That £1300 would have bought an awful lot of Bates lessons, every book ever written on vision education and a few good dinners. To a pupil who would undertake to spend £500 on lessons, attend regularly and follow up diligently all instructions, I think I could just about guarantee that there would be "some improvement in their vision" and that "a proportion may be theoretically treated [by the Bates method as opposed to PRK] to reduce their myopia to a level which would make them at least semi-independent of refractive aids."3

This is as far as the College of Ophthalmologists will go in promising benefit from this expensive and dangerous procedure, yet Bates teachers and other vision educators can expect no end of defamation if they ‘fail’ to produce 100 % success every time, from pupils who (perhaps) cancel lessons, don’t turn up, are too busy to practise etc.

Moreover, I could absolutely guarantee that no harm would come to their eyes, at the time or in the future, and that if it did I would take full professional responsibility.

Despite regular slanders by doctors and others, I know of no demonstrated case where undertaking vision education has done harm, except perhaps to a few people who have caused strain by practising exercises out of books in a wrong way, or in being fanatical about not wearing glasses.

This does not even begin to touch on the fact that with vision education, the improvement in the actual eyesight is, for most people, only a tiny fraction of the total benefit experienced from working in a completely holistic and healthy way with the mind and body, with the connection between the self and the world.

An interesting article in ‘Optometry Today’5 discusses the question fully and concludes:

Optometrists should not defend eyeglasses and contact lenses for their own sake. Patients don’t come to OD’s office for eyeglasses or contact lenses, but rather for good vision. If there’s a way to safely provide that to some patients more conveniently ODs owe it to patients to deliver that to them. ODs also need to let go of the academic idea that anything less than 20/20 is unsuccessful correction. Many doctors sniff at the fact that excimers can only get within 1 .00D of emmetropia. Patients who are currently -7.00D myopes would love to be able to see well enough to find their alarm clock, their glasses or contact lenses ...

... to all of which one can only say ‘amen’. But why have your eyes scraped with a razor, burned with a laser, swimming in steroid ointment, and suffer constant pain and disturbed vision for six months just for that when plenty of people get that far after 2 or 3 Bates lessons? Apparently because it’s fashionable, and because there is enough money in the game to pay for lots of convincing advertising and to put together very clever brochures which cover themselves legally by containing all the facts somewhere, while managing to gloss over them and convey a completely false impression that it really is quick, easy, painless and reliable.

At the same time, the feasibility of this technique, with all its uncertainties, underlines the equal feasibility of what Dr Bates proposes. It is obvious that the changes of axial length of the eye required to correct the vision are very small, since only tiny amounts of tissue are removed. (The text book illustrations of the elongated myopic eye are enormously exaggerated). That being so, only very small variations in the muscle balance will be needed to produce the same result, so why not do it that way, safely, enjoyably, and harmlessly and leave the eyes intact? Or is the worship of technology causing more than one kind of blindness?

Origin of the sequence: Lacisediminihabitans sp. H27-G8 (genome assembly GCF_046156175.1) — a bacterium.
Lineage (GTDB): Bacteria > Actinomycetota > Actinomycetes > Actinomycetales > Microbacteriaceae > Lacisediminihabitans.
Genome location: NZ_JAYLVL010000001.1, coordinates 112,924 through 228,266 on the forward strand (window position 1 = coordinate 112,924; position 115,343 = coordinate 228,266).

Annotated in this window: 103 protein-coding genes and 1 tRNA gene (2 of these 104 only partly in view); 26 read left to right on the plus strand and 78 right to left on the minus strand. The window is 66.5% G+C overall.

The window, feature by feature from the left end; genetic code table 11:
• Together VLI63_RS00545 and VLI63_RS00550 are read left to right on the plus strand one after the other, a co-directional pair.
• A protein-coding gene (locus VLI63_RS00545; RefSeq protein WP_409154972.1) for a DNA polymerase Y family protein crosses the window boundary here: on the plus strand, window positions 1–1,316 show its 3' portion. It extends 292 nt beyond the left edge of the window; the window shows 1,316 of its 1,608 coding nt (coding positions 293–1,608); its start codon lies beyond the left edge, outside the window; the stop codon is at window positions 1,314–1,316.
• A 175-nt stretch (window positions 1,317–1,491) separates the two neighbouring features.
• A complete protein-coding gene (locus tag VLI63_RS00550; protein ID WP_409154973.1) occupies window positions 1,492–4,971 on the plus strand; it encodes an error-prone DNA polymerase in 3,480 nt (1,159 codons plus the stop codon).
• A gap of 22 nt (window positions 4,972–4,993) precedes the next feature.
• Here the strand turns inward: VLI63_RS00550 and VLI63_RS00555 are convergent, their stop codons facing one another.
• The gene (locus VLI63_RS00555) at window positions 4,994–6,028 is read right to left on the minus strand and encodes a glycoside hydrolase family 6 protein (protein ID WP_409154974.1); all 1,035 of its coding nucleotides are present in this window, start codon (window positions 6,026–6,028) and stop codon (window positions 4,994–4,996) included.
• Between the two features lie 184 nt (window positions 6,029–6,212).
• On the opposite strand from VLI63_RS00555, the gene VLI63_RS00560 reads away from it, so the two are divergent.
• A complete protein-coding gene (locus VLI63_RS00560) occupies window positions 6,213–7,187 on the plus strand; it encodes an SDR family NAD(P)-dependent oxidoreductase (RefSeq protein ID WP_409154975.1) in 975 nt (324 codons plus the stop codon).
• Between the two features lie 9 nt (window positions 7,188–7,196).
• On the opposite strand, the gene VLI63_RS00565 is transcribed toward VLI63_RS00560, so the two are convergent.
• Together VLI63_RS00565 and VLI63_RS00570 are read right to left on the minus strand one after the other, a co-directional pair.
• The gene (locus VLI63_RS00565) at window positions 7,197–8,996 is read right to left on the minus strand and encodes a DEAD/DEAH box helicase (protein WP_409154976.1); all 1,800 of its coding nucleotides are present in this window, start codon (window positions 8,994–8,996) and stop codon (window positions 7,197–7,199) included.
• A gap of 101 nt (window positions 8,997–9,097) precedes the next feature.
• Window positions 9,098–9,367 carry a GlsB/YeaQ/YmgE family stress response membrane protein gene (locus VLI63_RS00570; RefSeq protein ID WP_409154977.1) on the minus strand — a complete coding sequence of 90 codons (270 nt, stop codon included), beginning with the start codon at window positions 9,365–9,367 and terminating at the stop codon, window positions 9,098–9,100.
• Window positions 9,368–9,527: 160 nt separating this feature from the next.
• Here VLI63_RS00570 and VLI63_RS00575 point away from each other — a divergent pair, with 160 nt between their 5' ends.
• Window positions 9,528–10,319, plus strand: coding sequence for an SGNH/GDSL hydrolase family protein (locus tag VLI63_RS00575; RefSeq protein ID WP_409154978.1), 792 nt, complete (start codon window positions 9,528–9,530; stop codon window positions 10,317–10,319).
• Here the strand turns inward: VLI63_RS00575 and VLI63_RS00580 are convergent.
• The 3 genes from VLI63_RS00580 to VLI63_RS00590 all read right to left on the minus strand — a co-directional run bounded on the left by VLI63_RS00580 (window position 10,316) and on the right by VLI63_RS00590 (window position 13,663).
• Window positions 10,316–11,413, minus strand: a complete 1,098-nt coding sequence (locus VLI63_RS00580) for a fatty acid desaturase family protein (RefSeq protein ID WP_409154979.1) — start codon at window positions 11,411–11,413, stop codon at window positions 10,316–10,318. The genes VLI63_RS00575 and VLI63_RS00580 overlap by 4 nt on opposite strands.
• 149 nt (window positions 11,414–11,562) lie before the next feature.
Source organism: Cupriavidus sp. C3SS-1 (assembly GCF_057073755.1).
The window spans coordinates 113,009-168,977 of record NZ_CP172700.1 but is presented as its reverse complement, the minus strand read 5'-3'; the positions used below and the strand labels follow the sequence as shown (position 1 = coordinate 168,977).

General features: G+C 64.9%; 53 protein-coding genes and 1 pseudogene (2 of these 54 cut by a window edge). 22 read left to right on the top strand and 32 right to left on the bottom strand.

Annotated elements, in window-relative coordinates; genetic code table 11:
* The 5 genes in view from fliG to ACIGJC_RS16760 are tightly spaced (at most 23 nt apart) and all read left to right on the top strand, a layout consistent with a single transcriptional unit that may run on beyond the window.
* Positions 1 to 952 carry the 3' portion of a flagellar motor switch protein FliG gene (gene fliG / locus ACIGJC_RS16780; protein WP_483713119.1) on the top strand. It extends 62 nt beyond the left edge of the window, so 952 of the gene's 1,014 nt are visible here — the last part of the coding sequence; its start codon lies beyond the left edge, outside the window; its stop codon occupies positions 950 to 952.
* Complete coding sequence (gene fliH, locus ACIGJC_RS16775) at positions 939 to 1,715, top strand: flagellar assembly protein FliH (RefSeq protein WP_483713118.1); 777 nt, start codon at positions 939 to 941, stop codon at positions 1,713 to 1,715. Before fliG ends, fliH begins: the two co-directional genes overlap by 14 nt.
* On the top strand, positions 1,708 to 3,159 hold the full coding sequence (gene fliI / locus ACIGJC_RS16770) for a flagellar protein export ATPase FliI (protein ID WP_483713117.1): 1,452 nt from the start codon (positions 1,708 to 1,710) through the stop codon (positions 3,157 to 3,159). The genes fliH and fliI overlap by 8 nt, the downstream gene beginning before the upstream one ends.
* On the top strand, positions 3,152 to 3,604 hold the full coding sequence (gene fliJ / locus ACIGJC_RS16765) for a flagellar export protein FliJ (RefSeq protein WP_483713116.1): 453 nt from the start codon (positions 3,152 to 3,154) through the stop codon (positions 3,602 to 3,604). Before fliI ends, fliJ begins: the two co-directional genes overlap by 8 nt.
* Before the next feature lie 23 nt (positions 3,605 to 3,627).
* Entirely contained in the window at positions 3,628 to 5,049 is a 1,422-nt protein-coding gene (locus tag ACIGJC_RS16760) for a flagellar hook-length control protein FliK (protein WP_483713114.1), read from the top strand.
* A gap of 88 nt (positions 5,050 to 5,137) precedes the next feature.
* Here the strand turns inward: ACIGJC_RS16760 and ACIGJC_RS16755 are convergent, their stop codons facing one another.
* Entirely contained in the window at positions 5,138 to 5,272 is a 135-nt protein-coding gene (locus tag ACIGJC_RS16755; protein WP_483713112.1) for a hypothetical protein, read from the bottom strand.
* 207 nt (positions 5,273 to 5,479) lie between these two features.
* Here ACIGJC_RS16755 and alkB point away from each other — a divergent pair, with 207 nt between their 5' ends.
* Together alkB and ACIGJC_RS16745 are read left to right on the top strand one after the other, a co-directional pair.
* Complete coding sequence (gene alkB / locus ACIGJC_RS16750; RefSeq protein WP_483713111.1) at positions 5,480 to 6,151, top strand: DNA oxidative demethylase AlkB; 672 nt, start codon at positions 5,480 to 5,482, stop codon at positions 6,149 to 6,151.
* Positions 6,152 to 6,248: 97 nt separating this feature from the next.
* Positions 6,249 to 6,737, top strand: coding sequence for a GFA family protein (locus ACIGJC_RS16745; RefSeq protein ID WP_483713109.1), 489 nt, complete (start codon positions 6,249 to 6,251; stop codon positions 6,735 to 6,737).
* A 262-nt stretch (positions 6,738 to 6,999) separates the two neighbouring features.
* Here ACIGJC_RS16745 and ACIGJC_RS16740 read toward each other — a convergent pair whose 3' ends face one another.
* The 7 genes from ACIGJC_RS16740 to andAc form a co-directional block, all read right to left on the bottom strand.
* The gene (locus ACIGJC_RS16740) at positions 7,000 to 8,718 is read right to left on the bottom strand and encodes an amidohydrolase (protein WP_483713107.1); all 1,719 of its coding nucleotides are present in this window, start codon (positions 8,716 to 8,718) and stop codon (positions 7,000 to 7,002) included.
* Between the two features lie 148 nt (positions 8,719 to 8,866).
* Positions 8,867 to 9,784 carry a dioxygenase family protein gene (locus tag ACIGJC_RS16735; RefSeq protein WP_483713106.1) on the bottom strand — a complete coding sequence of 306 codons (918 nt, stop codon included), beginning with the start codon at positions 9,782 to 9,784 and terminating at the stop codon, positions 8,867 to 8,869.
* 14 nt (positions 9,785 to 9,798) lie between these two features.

Addendum

By Julia Galvin - 2009

Since Peter’s article was written, a new kind of laser surgery for eyes has taken over: LASIK: laser-assisted in-situ keratomileusis. In this procedure, rather than burning off the top layer of corneal cells, the surgeon cuts a flap into the top layer of the cornea and the surgery takes place in the middle layer. Afterwards, the flap is replaced, and is assumed to heal back.

There is no long-term study of the consequences of this procedure, because it is less than ten years old. However, some interesting points were made at the US FDA enquiry in April 2008.

Matt Kotsovolos said that he had had the surgery in 2006 and was considered a success based on his uncorrected visual acuity now being 20/20. However, since the surgery he had suffered two years of debilitating and unremitting eye pain. The industry could quote a complication rate of 1-3%, he claimed, only because they did not count night vision problems and dry eyes as ‘complications’ but as ‘symptoms’.

A more accurate assessment probably comes from a study at Ohio State University College of Optometry in April 2007. Their finding was that in 20% of patients, dry eye symptoms were worse or significantly worse than before the operation, and in 15% of patients, night vision problems were worse or significantly worse than before the operation.

Dr Edward Boshnick, an optometrist from Miami, described the failures of LASIK surgery which he had seen. Of several hundred post-refractive surgical patients, the majority who went to him for help had had LASIK, and the majority had had two or more procedures in each eye.

He saw severely distorted corneas resulting in loss of best corrected visual acuity, under- and over-corrections of visual errors, night-time and indoor visual distortions including haloes, glares, ghosting and multiple vision.  He had patients who had lost their jobs and were suicidal as a result of this elective, irreversible surgery going wrong.

These are the worst-case scenarios, and for the majority of patients, so far, the satisfaction level is high-ish. But it’s a long way from 100%.

Julia Galvin,. February 2009


References

1 College of Ophthalmologists: Excimer Laser photorefractive keratectomy; Patient information document 1993

2 Optimax information brochure

3 College of Ophthalmologists: Excimer Laser photorefractive keratectomy; Best clinical practice guidelines 1993

4 Sunday Times 2/10/94: "Laser Eye ‘Cures’ worry surgeons"

5 Optometry Today — Insight: "Will PRK with excimer lasers eliminate spectacles?"

Brett Halliday, quoted in the article, has produced an informative video film on the subject.